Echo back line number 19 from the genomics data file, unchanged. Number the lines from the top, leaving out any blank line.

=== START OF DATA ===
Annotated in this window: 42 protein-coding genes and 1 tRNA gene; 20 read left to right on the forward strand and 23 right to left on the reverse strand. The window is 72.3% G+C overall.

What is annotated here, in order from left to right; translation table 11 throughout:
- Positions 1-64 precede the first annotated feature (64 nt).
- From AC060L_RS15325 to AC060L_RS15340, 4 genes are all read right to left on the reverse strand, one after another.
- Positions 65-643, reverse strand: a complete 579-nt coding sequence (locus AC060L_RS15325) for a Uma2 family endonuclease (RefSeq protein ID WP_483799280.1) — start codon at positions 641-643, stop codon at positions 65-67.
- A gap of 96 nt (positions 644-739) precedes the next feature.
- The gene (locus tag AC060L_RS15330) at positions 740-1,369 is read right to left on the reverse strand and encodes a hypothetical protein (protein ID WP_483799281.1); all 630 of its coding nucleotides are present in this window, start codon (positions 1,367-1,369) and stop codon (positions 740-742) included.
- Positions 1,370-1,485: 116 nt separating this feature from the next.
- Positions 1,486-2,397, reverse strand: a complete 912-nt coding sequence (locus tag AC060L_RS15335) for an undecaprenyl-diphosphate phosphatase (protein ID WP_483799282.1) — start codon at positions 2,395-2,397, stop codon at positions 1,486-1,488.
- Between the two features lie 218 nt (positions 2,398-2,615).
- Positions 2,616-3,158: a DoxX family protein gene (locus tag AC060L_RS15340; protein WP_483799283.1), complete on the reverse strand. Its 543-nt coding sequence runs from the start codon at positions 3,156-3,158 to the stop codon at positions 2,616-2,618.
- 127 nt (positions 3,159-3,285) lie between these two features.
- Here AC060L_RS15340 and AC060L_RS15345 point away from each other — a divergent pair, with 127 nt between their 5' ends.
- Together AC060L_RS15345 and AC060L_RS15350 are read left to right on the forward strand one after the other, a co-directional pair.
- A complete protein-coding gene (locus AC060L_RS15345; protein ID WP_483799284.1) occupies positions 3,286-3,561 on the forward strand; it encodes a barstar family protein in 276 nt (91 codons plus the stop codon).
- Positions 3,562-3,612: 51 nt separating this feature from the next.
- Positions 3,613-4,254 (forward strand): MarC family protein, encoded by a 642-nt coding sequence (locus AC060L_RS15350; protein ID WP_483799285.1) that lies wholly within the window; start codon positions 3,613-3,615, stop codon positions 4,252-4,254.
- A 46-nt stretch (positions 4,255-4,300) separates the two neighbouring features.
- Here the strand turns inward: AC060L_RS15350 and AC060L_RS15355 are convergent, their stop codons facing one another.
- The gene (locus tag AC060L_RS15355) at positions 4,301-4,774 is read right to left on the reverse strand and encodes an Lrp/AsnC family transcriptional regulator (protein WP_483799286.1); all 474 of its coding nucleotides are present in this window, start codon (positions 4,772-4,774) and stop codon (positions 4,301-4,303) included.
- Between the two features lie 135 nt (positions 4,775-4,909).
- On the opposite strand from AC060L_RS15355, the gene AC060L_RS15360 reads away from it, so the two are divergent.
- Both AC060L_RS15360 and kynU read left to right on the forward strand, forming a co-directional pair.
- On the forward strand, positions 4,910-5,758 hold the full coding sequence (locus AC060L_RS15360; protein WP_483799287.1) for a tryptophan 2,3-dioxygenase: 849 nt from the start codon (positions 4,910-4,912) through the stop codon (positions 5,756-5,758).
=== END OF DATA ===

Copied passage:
- Here the strand turns inward: AC060L_RS15350 and AC060L_RS15355 are convergent, their stop codons facing one another.